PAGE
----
Friday, October 4, 2013

Sammie broke my brain today...

Okay, so a few weeks ago I wrote this post about how I knew that Sammie was sick because, out of nowhere, he started randomly lining things up in the house. This was a highly unusual behaviour for him, and sure enough my gut was right and he wound up with an insanely bad cold. 

This confirmed for me what I have always suspected: Sammie behaviours are completely relative to how he is feeling. I can predict, at least with some certainty, how he is feeling based on the severity of certain behaviours, in particular his rigidity and obsessiveness with "things". 

You see, Sammie does like lines. But only when they are composed of trains. 

Trains should always be lined up. 

This is a truth about him that has been more than well established over the years. 

Rarely does Sam ever let a set of trains pass by without lining them up. 

If there are pictures of trains in different books, he will open these books up, line them side by side, and look at me proudly as if to say "Look mom! Trains line up!" 

Even his big Thomas The Tank Engine tent always needs to lined up perfect with Annie the train car.  
They just 'go' together.  

In fact, he has been ritually lining up trains since he first grasped the fine motor coordination allowing him to do so. Sometimes the trains go places. Sometimes, stuffies or other toys "ride" the trains. But always the trains line up. Usually in one big line, though sometimes side by side. But no matter what, the trains line up- engines at the front, cars at the back. After all, that is what trains do. 

He has been doing this for well over two years, with only occasional slips here and there that were always quickly corrected when he noticed a train 'out of place'. 

Trains line up. That's what they do.

This is just how his brain works.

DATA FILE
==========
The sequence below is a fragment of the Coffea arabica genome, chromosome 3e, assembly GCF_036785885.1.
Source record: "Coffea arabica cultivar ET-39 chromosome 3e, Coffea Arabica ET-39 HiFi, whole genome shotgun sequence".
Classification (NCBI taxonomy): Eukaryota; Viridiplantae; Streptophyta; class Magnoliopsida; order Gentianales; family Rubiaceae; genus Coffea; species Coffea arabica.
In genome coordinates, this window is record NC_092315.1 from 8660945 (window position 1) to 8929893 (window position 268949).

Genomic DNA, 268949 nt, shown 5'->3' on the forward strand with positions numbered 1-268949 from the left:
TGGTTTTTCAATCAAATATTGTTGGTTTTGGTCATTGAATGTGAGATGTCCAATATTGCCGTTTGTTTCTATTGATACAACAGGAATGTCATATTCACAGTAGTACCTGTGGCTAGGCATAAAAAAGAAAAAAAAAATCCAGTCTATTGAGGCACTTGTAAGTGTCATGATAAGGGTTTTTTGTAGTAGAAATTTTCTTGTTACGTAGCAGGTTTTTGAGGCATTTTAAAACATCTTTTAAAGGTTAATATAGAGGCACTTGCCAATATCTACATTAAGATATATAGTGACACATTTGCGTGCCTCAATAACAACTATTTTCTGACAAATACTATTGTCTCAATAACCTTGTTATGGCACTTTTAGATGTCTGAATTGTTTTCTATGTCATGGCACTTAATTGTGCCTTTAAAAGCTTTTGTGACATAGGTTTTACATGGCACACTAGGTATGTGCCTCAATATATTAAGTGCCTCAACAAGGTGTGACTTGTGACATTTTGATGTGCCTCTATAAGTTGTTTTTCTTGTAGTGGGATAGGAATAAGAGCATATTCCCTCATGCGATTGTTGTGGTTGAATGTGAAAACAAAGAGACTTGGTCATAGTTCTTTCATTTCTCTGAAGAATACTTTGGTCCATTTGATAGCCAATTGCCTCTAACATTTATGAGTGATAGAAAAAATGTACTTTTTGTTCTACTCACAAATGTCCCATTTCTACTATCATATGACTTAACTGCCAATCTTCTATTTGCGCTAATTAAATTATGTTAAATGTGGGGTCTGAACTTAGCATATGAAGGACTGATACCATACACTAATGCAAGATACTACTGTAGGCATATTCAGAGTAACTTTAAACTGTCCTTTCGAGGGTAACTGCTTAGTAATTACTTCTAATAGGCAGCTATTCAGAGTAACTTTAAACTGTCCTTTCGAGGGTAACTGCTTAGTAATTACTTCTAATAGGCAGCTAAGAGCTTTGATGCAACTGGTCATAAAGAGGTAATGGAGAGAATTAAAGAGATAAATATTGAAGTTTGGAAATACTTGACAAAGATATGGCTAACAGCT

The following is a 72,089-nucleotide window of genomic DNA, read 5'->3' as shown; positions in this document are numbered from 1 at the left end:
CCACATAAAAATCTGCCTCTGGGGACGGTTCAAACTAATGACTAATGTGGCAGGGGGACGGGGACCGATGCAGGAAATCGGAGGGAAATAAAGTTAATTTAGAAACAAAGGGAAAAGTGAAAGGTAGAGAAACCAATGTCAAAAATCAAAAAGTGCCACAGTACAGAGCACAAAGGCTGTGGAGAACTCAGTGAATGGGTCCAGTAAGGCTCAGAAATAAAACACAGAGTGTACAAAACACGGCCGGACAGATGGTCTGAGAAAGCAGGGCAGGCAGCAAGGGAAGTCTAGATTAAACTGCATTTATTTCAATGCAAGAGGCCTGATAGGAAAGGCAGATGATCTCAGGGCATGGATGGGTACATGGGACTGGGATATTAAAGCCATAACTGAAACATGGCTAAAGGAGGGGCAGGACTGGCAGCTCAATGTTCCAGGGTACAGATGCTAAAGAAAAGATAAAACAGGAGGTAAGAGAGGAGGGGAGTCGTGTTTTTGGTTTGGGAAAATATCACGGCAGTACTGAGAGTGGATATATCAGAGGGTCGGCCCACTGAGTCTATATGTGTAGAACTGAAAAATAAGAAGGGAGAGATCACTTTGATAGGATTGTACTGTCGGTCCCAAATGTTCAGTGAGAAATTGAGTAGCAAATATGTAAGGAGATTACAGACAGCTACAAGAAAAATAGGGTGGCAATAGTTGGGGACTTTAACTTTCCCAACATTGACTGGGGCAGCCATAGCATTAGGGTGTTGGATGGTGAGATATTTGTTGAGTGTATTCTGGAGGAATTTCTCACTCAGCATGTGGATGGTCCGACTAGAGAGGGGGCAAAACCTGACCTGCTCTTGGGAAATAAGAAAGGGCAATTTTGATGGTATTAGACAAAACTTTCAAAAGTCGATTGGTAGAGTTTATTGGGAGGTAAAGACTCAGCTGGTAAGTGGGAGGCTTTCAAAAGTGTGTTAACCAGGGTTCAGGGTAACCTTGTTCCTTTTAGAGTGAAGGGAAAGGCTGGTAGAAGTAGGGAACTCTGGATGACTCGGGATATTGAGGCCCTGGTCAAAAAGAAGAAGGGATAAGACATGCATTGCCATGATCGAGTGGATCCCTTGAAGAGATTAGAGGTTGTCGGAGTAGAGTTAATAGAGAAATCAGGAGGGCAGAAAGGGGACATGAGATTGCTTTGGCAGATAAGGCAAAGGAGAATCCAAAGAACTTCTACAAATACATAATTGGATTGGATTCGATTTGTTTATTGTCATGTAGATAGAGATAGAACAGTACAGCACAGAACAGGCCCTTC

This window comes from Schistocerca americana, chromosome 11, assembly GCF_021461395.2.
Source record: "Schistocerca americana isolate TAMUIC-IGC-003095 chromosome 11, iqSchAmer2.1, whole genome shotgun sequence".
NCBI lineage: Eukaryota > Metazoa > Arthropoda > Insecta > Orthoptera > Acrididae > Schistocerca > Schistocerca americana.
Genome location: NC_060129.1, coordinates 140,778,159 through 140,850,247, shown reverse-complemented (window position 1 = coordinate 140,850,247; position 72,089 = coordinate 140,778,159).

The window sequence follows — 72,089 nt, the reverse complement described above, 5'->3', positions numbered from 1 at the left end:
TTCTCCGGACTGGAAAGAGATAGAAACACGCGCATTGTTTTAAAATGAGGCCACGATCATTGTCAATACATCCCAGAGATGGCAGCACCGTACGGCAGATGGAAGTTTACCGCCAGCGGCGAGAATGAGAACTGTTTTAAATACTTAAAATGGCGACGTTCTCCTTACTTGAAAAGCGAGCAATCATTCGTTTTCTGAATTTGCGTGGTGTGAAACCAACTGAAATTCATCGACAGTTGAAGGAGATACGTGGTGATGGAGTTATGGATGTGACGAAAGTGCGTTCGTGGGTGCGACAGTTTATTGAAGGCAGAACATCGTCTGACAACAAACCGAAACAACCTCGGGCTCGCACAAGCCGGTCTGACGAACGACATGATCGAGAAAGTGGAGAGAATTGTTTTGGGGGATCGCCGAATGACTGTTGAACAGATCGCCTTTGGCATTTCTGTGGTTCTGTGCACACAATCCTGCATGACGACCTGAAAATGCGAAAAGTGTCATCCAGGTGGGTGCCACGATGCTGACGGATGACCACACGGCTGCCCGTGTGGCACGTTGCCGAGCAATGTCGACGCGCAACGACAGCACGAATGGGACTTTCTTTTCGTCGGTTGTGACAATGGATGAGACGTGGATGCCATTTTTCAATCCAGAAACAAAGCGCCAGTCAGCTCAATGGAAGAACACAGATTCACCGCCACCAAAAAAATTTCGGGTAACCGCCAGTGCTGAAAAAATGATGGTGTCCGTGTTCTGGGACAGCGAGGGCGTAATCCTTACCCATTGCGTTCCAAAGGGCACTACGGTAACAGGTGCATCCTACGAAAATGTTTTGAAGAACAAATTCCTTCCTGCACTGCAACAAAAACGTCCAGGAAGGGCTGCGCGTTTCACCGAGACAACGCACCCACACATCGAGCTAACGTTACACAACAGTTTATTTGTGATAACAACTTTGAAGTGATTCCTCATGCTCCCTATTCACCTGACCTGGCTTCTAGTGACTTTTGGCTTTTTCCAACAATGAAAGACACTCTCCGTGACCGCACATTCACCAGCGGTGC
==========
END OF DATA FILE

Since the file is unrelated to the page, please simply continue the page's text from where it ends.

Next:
Or at least, it was...until today.

This morning, I went downstairs and found this:

And this:

Now, these may just seem like pictures of a messy playroom to you (please don't judge me), but to me they are absolute and concrete deviations of stereotyped behaviours that Sammie has clung to since he was just barely a toddler. 

The trains aren't lined up. 

In fact, they are scattered all over the floor, with half turned over on their side. 

I didn't know what to think when I first found them. My instinct was to put them all back where they belonged. I have never felt so completely confused, confounded by my son's behaviour. 

But I resisted the urge. 

"He will fix them when he is ready."

But after a full day of playing downstairs, off and on for several hours, the trains are still in a pile. 

Untouched. Unorganised. Unphased. 

What does this mean? Is it a result of removing casein? Is it a sign of a lessening of these patterns of rigidity that I have come to expect and predict? Is this a coincidence or the new "normal"?

If you are a parent with neurotypical kids, you are probably thinking to yourself: "Lady, get a grip. Kids do weird things sometimes. It's not a biggie. You're reading too much into this. Enough already."

But if, like me, you are the parent of a child with autism, you will understand just how significant a shift in behaviour this is. And you will understand why my mind is racing, trying to put back together the pieces of what I thought I knew. 

Trains line up. 

That's what they do. 

Except today. 

Today, they lie in a pile on the floor. And my son is happily slumbering in his room, aware of this fact. 

Untouched. Unorganized. Unphased. 

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